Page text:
Damen Green Solutions, part of Damen Shipyards Group, has completed shipboard testing of its InvaSave ballast water treatment technology.

During the shipboard tests, conducted on-board Henrike Schepers, the untreated ballast water was taken in and the effectiveness of the technology was validated upon discharge.

The tests have proven that the technology is worthy of providing International Maritime Organization (IMO) approved backup service in a port in case of a failure in a vessel’s on-board treatment systems to uptake or discharge ballast water.

"More and more countries are ratifying the IMO’s Ballast Water Management Convention (BWMC)."

Additionally, the tests conducted by Marine Eco Analytics (MEA-nl) have met the D2-Standard of the IMO Ballast Water Management Convention.

Currently pending a patent, the InvaSave technology expects to receive IMO type approval this year.

The Netherlands’ Groningen Seaports is the first port to offer this ballast water treatment service.

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Damen Green Solutions product manager Matthijs Schuiten said: “More and more countries are ratifying the IMO’s Ballast Water Management Convention (BWMC) and it could enter into force in 2017; in any case, it is only a matter of time.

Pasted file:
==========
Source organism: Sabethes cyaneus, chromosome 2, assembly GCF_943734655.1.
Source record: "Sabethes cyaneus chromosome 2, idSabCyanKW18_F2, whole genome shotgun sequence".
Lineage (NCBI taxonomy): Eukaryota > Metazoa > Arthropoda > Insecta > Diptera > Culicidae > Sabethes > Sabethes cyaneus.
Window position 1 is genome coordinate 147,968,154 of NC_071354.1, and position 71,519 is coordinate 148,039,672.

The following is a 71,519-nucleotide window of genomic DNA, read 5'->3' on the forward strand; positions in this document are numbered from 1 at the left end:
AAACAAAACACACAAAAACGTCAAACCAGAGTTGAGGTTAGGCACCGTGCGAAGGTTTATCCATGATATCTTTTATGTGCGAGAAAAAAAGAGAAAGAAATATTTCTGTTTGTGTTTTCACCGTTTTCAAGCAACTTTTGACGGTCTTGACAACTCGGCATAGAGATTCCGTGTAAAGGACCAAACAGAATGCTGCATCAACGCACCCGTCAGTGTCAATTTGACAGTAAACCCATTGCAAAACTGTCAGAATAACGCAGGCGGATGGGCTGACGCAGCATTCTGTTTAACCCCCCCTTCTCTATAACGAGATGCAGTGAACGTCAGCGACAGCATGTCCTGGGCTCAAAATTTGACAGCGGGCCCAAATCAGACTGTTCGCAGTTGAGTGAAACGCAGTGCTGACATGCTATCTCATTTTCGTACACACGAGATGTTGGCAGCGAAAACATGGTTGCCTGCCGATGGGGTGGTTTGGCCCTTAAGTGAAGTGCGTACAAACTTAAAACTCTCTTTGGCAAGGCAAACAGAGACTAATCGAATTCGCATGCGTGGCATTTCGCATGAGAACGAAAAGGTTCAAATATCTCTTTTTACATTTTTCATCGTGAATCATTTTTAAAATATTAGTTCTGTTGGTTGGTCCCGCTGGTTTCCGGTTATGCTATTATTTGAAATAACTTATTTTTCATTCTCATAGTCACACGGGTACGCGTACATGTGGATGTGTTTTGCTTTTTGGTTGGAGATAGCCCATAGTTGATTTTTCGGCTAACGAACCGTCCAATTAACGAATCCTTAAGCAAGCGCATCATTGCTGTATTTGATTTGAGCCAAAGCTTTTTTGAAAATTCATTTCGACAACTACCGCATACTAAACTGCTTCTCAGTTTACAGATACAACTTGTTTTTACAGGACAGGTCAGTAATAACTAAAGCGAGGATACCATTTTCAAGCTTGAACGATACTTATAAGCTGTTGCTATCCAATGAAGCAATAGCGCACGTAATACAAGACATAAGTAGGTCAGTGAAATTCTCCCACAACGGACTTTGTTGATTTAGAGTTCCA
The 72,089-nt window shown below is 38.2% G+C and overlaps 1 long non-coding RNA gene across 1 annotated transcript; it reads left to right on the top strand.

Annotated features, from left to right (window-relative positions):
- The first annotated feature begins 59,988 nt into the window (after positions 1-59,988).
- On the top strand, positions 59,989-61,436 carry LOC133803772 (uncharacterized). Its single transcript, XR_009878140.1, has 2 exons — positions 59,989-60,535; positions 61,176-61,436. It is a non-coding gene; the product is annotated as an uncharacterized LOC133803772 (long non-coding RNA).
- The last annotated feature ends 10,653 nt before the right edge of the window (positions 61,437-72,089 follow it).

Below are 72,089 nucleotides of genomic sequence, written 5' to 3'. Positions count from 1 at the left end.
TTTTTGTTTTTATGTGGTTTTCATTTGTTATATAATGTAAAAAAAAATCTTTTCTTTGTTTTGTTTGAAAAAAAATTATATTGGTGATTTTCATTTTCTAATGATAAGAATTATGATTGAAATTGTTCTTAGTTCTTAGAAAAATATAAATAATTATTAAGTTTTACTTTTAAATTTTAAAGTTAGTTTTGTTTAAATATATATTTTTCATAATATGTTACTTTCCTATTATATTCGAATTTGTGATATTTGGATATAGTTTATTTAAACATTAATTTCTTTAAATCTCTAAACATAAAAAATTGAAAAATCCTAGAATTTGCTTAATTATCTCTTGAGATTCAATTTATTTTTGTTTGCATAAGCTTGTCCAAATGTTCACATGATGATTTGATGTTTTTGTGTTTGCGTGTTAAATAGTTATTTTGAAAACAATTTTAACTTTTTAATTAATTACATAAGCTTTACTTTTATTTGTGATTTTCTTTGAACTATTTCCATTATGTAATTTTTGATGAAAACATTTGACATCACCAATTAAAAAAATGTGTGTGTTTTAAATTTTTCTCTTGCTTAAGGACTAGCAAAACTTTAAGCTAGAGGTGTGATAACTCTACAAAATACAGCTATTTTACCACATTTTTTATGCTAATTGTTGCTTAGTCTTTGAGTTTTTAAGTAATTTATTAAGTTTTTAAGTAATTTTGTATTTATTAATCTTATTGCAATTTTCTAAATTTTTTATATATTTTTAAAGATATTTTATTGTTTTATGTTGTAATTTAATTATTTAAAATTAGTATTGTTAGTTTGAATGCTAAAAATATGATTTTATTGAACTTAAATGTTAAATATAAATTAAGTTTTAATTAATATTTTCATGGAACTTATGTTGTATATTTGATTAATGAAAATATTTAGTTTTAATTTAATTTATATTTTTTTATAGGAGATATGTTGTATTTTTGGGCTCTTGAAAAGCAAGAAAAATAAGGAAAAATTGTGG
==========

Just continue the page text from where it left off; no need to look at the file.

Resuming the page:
“Damen is cooperating with the service providers in the ports to provide this ballast water treatment service.

“This is also relevant for all port authorities, who could face congestion problems if they don’t have a contingency / emergency service in place.”

The InvaSave technology has also the ability to serve as a port-based alternative for those ship owners who might not want to retrofit an on board treatment system.

It can further be used in a port in case of a sudden outburst of marine pests.

Groningen Seaports sustainability coordinator Bart van der Kolk said: “Our location on the Wadden Sea means that we have a responsibility to push forward the progress of sustainable shipping,”

“We are fully prepared for the ratification of the IMO Ballast Water Management Convention.”

The InvaSave technology, which features new filtering and UV technology, can be provided in a self-sufficient mobile container, which can be kept onboard a service barge or moved around the port on a trailer or a pontoon.

Image: InvaSave ballast water treatment system. Photo: courtesy of Damen Shipyards Group.